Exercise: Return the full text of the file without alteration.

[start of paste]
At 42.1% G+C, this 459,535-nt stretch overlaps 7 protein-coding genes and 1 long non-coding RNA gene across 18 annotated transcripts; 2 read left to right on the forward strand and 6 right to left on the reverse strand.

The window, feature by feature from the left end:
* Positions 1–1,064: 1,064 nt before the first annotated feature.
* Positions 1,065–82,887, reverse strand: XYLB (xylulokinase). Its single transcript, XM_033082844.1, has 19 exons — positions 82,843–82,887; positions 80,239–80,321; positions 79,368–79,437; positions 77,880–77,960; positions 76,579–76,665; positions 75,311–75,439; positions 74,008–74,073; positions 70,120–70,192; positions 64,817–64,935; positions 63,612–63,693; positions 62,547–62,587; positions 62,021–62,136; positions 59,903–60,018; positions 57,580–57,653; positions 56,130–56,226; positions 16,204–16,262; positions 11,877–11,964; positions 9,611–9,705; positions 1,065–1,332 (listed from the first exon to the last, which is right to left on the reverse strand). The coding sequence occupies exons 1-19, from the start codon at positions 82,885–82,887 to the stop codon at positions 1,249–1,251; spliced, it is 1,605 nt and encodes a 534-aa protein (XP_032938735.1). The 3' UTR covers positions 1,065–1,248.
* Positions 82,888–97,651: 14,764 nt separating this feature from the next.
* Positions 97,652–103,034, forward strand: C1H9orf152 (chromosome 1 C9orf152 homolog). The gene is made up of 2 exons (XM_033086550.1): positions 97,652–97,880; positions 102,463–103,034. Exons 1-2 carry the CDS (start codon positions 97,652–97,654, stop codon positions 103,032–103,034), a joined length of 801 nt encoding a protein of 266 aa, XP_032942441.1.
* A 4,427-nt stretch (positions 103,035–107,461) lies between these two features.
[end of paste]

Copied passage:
At 42.1% G+C, this 459,535-nt stretch overlaps 7 protein-coding genes and 1 long non-coding RNA gene across 18 annotated transcripts; 2 read left to right on the forward strand and 6 right to left on the reverse strand.

The window, feature by feature from the left end:
* Positions 1–1,064: 1,064 nt before the first annotated feature.
* Positions 1,065–82,887, reverse strand: XYLB (xylulokinase). Its single transcript, XM_033082844.1, has 19 exons — positions 82,843–82,887; positions 80,239–80,321; positions 79,368–79,437; positions 77,880–77,960; positions 76,579–76,665; positions 75,311–75,439; positions 74,008–74,073; positions 70,120–70,192; positions 64,817–64,935; positions 63,612–63,693; positions 62,547–62,587; positions 62,021–62,136; positions 59,903–60,018; positions 57,580–57,653; positions 56,130–56,226; positions 16,204–16,262; positions 11,877–11,964; positions 9,611–9,705; positions 1,065–1,332 (listed from the first exon to the last, which is right to left on the reverse strand). The coding sequence occupies exons 1-19, from the start codon at positions 82,885–82,887 to the stop codon at positions 1,249–1,251; spliced, it is 1,605 nt and encodes a 534-aa protein (XP_032938735.1). The 3' UTR covers positions 1,065–1,248.
* Positions 82,888–97,651: 14,764 nt separating this feature from the next.
* Positions 97,652–103,034, forward strand: C1H9orf152 (chromosome 1 C9orf152 homolog). The gene is made up of 2 exons (XM_033086550.1): positions 97,652–97,880; positions 102,463–103,034. Exons 1-2 carry the CDS (start codon positions 97,652–97,654, stop codon positions 103,032–103,034), a joined length of 801 nt encoding a protein of 266 aa, XP_032942441.1.
* A 4,427-nt stretch (positions 103,035–107,461) lies between these two features.